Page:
MORE than 70 per cent of the current Sydney Jewish community is expected to be buried in Sydney’s newest cemetery in Varroville.
With Jewish burial spots at Macquarie Cemetery set to run out this year, and only about five years’ worth of spots available at Rookwood Cemetery, the community will find a new home near Campbelltown after an announcement by the NSW Independent Planning Commission this week.
“We first brought this issue to the government’s attention in 2005 and we’re delighted with the approval,” David Knoll, who has been representing the Jewish community in discussions with the government, told The AJN.
“The first time there was a realistic prospect of this moving forward was last year under the Berejiklian government and she has made this possible.”
Acting NSW Jewish Board of Deputies president Isabelle Shapiro said this is a “great outcome for the community”, noting that it “will give the community cemetery space for next century”.
Shapiro thanked Knoll for his “tireless efforts” and the Sydney Chevra Kadisha.
“We thank the Independent Planning Commission for granting the approval and acknowledge the Catholic Metropolitan Cemeteries Trust (CMCT) for agreeing to provide urgently needed burial space to the Jewish community at an affordable price,” she said.
While the new cemetery will predominantly cater to members of the Catholic religion, it will also serve a number of faiths.
The Sydney Chevra Kadisha thanked the NSW government for “helping provide for future Jewish community burial requirements”.
“We would also like to thank the CMCT for including the needs of the Jewish community in this development,” the Sydney Chevra Kadisha said, adding, “We are grateful to the NSW Jewish Board of Deputies for their ongoing work to provide for future burials for the Jewish community.”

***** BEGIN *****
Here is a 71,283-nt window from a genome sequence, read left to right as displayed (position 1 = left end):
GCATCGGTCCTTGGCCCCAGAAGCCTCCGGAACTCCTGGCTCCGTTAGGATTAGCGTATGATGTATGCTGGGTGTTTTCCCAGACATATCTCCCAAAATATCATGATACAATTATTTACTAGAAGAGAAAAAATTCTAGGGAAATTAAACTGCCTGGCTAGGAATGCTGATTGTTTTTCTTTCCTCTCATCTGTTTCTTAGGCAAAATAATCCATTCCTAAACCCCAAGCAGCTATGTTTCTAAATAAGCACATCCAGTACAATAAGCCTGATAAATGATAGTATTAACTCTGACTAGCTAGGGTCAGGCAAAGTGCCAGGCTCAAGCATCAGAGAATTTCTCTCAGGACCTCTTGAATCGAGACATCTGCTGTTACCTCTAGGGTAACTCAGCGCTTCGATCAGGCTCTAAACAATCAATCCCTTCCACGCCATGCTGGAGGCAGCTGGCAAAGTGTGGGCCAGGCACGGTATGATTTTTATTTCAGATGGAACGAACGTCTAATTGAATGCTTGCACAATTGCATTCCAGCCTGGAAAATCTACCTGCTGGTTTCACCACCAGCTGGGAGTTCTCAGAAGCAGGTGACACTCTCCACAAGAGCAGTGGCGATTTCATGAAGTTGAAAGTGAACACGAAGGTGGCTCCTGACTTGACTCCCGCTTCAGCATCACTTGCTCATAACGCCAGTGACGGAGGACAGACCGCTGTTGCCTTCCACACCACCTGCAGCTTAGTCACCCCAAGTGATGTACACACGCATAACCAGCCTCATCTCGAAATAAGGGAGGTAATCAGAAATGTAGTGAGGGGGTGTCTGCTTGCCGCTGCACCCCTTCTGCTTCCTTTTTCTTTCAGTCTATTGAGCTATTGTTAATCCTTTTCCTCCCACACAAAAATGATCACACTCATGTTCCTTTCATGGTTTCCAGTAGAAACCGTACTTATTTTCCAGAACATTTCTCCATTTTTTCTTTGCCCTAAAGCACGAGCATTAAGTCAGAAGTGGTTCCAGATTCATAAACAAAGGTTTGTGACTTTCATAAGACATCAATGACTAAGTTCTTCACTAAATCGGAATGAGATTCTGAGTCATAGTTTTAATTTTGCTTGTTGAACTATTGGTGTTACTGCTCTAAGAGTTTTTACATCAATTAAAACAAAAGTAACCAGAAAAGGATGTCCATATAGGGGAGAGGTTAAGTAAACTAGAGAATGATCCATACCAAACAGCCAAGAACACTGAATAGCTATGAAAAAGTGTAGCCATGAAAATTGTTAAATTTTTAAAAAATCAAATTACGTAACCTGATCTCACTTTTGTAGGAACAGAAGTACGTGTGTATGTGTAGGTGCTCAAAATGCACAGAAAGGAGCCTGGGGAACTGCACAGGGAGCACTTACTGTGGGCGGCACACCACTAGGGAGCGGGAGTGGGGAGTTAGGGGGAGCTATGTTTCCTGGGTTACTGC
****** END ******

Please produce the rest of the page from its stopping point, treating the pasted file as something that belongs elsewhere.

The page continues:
The Sydney Beth Din’s Rabbi Yehoram Ulman, who consecrated the new section at Rookwood last year, said, “Any provision for halachic burial is an important achievement within the community.
“We hope and pray that very few people have to use any cemetery as we pray for longevity and health, but for those who need it is important it is there.
“We commend David Knoll and JBOD for their efforts and will work together with David to organise a consecration when it is appropriate.”
The location of the new cemetery is a farm estate dating back to 1810 that played a significant role in the horticultural development of NSW in colonial times. The heritage-listed property also contains a privately owned homestead dating back to 1858 and several outbuildings.
Due to the historical significance of the site, the DA was being contested and its approval comes after then NSW planning minister Anthony Roberts took it out of Campbelltown City Council’s hands in mid-2018.
The AJN understands the CMCT asked the minister to intervene due to delays in the council’s deliberations.
Roberts intervened at the same time in the DA process for a cemetery proposal at Wallacia, near Penrith, and the two applications were being considered simultaneously. However, the Wallacia DA was rejected last Friday.
The planning commission said on Monday that the Varroville DA was in the public interest because it addressed a need identified in Cemeteries and Crematoria NSW’s November 2017 Metropolitan Sydney Cemetery Capacity report.
It said potential impacts to European heritage values, including the Varroville Homestead and the environment, “have been minimised through site design and layout and are likely to result in positive and improved outcome and management strategy for the surrounding landscape and outbuildings”.
But Jacqui Kirkby, who owns Varroville Homestead with her husband Peter Gibbs, told the ABC on Tuesday the cemetery would “totally engulf” their block.
“Who puts a cemetery around a privately owned state heritage-listed property?” she said.
Campbelltown mayor George Brticevic has also expressed disappointment at the decision.